Netflix launches Obamas' first film "American Factory"

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In 2014, Fuyao, a Chinese leading manufacturer of automotive glass, acquired a former facility of General Motors in Dayton, Ohio, which was shut down amid the 2008 financial crisis, and turned the venue into the largest single-sale glass manufacturing facility in the world with a total investment of over 2000 million U.S. dollars.

Directed by Academy Award-nominated filmmakers Steven Bognar and Julia Reichert, the documentary tells the story of Chinese company Fuyao's factory in the U.S. state of Ohio.

"American Factory, the first film in the Obamas' Netflix slate, is one of the year's best docs," news site Vox echoed.

"We want people to be able to get outside of themselves and experience and understand the lives of somebody else, which is what a good story does," he said.

More than 2,000 people, many of which are locals, are working at the nearly 470,000-square-meter factory. The plant produces 4.5 million sets of automotive glass and 4 million windshield glass each year, accounting for some 19 percent of the total automotive glass sold in the United States.

"Gaining steam and sparking conversation on the festival circuit, 'American Factory' is anything but a dry documentary, and will likely be a prime contender in awards season," wrote film critic Peter Debruge for entertainment news magazine and website Variety.

"We are melding two different cultures -- the Chinese and the American," a Fuyao executive said in the film.

The market-oriented strategy adopted by the company has led it to take root in the United States and achieved win-win results with local communities, Jeff Liu, president and CEO of Fuyao Glass America, told Xinhua in a recent interview.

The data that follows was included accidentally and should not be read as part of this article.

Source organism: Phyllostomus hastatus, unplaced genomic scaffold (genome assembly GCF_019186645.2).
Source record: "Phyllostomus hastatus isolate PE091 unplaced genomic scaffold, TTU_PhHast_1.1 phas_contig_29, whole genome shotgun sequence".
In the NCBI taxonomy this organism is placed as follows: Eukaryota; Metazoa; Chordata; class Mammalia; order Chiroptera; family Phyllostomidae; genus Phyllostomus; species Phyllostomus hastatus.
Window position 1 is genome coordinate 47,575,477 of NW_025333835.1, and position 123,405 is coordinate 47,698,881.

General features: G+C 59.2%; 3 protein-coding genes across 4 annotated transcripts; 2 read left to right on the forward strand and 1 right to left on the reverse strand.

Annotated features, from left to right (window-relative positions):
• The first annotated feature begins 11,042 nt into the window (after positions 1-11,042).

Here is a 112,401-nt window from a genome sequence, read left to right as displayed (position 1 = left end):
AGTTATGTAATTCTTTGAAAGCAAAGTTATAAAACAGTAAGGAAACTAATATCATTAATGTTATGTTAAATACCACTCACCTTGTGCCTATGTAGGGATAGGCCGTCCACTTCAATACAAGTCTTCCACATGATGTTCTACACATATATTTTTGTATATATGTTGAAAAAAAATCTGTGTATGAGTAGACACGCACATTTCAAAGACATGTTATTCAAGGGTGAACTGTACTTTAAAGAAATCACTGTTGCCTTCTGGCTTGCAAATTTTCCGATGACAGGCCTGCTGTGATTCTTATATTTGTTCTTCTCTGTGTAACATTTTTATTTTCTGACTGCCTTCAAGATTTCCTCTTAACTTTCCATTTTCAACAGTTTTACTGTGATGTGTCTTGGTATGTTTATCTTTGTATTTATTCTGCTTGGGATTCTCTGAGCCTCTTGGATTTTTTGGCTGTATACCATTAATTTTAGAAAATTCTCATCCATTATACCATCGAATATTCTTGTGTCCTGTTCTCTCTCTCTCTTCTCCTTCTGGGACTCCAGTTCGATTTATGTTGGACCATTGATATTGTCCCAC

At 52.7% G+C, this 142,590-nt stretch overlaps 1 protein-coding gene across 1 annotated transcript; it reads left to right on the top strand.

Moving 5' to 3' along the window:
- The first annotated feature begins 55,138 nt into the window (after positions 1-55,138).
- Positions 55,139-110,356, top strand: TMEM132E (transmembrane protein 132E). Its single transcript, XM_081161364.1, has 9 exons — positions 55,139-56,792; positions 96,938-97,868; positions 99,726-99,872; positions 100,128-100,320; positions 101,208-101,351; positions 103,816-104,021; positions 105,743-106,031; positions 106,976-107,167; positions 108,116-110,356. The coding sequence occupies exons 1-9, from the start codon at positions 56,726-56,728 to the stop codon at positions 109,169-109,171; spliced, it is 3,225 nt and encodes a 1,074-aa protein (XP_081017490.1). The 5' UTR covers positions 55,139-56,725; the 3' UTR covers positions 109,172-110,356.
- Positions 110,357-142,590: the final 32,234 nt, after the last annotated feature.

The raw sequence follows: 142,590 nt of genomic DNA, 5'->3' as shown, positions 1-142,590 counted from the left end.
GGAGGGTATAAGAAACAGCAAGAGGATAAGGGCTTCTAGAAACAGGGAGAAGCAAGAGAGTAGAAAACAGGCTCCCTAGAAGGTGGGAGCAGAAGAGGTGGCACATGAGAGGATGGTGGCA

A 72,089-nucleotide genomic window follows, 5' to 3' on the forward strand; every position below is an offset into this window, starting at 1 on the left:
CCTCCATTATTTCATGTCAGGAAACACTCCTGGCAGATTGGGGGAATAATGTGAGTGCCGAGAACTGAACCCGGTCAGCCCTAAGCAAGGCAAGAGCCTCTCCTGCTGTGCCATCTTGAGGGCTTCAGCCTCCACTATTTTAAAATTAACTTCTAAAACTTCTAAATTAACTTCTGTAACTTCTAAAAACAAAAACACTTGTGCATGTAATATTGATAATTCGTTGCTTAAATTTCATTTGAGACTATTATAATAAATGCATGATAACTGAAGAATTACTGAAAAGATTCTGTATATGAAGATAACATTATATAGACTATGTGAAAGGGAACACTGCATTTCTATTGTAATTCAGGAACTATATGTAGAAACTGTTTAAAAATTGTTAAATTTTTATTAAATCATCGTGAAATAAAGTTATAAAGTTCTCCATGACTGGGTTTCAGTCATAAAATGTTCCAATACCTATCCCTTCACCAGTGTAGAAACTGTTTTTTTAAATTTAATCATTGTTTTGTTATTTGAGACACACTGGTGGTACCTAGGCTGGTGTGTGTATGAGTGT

Expressing gratitude to Fuyao for allowing them full access to the factory floor, Bognar and Reichert said they had tried to craft the film so that both Chinese and American viewpoints were presented without judgment.

"Higher Ground is a reflection of both of us. So that means that our platform is going to look a little bit like everything, just like the world is a little bit like everything," she said.

"One of the many things I love about this project is that (it) is not an editorial, I mean, you truly let people speak for themselves," Michelle told the directors.

"If you know someone, if you talk to them face-to-face, you can forge a connection. You may not agree with them on everything, but there's some common ground to be found and you can move forward with them together," said Obama in a new clip released by Netflix of conversation between the former First Couple and the directors.

LOS ANGELES, Aug. 21 (Xinhua) -- "American Factory," the first film from former U.S. First Couple Barack and Michelle Obama's Higher Ground Productions, premiered Wednesday on Netflix.

"The first project shepherded by the Obamas is an engaging one, presenting a complicated issue with clarity, maturity, and without the need to spell out an answer," said Joey Magidson at HollywoodNews.com.

"We followed our customers here to the United States in order to meet their requirements ... and 'localize' in the U.S. market," said Liu.

"American Factory" is the first in a slate of series and films that the Obamas have signed on for through their Higher Ground Productions. It was acquired by Netflix out of the 2019 Sundance Film Festival, where it won the Directing Award.

"American Factory" has received positive reviews with a 97-percent certified fresh rating on American review aggregator Rotten Tomatoes.